Capital Adequacy Ratio (CAR) is also known as Capital to Risk (Weighted) Assets Ratio (CRAR),[1] is the ratio of a bank’s capital to its risk. National regulators track a bank’s CAR to ensure that it can absorb a reasonable amount of loss and complies with statutory Capital requirements.
It is a measure of a bank’s capital. It is expressed as a percentage of a bank’s risk weighted credit exposures.
The enforcement of regulated levels of this ratio is intended to protect depositors and promote stability and efficiency of financial systems around the world.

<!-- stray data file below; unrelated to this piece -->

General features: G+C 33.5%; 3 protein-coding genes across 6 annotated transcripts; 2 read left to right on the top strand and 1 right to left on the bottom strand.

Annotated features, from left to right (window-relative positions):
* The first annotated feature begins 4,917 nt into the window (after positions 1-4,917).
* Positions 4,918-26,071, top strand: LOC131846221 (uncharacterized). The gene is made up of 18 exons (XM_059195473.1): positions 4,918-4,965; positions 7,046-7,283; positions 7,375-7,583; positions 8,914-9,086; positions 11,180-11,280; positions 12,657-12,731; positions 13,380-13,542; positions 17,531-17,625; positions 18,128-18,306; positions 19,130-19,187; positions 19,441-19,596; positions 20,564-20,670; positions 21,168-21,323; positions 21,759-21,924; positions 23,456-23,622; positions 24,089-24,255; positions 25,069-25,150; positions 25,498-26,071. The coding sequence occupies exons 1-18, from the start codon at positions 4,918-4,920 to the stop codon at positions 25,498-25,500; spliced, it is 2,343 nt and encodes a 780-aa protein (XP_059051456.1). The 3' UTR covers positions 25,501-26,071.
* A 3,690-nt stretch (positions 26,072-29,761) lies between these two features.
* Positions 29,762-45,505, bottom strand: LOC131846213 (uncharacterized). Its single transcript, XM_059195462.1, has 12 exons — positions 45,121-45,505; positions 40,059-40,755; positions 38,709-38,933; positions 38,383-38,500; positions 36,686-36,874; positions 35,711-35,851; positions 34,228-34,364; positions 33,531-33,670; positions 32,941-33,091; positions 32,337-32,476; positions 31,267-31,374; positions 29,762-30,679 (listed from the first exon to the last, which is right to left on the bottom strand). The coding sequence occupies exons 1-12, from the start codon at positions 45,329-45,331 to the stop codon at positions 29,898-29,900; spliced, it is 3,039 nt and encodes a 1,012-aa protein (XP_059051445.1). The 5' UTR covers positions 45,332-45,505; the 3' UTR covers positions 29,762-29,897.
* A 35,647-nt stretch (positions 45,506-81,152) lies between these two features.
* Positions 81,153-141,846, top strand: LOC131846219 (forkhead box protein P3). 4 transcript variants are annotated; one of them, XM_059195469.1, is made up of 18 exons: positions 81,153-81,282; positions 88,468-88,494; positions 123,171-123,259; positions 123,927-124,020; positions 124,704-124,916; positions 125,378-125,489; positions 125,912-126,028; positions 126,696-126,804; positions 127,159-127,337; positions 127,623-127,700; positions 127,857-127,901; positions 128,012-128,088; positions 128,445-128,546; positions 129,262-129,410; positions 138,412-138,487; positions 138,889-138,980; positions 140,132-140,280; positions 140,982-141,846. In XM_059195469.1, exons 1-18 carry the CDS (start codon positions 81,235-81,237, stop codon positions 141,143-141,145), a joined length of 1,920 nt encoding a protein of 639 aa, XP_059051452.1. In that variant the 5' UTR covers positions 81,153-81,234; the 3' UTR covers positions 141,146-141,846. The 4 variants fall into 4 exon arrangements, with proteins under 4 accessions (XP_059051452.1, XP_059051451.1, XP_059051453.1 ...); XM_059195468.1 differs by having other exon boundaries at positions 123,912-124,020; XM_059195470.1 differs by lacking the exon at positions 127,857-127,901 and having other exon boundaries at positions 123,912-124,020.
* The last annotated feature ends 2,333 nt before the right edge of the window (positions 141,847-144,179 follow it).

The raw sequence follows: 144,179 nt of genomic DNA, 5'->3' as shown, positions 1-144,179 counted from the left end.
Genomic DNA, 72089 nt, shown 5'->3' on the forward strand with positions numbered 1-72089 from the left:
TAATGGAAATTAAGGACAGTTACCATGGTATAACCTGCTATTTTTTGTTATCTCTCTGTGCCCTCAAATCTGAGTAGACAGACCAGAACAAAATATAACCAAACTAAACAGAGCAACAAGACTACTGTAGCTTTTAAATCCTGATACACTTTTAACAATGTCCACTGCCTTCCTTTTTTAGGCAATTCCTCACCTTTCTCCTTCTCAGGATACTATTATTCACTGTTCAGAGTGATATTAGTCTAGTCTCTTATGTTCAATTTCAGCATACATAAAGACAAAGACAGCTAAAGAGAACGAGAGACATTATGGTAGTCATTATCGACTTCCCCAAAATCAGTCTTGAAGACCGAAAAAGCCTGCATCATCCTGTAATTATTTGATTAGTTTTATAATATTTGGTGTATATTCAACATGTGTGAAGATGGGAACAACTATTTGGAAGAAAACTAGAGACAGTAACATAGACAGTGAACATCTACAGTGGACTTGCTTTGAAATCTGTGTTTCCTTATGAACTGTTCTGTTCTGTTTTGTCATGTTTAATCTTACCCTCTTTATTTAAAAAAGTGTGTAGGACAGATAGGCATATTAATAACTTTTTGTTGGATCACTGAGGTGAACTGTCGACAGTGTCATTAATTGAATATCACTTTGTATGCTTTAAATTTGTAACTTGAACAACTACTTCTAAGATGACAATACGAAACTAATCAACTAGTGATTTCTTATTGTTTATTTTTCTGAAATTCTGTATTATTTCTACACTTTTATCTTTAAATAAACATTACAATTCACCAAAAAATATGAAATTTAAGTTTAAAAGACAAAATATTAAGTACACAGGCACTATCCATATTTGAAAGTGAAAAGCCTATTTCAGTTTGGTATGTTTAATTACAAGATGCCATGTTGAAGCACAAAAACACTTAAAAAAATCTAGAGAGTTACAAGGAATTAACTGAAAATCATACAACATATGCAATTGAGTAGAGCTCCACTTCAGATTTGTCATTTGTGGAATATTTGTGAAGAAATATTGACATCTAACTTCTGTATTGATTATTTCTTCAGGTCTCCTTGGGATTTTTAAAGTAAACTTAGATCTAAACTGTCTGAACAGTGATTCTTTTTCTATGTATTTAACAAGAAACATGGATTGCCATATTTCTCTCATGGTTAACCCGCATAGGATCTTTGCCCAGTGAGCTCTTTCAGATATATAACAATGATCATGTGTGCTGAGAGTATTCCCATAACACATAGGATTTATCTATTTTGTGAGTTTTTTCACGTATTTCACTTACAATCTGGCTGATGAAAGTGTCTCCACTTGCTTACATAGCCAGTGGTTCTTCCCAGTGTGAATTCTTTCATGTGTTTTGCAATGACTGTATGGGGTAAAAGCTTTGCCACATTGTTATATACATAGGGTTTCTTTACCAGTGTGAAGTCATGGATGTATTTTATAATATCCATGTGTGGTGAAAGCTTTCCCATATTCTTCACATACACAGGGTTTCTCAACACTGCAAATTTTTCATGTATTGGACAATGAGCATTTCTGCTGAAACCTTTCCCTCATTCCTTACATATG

Two types of capital are measured: tier one capital, which can absorb losses without a bank being required to cease trading, and tier two capital, which can absorb losses in the event of a winding-up and so provides a lesser degree of protection to depositors.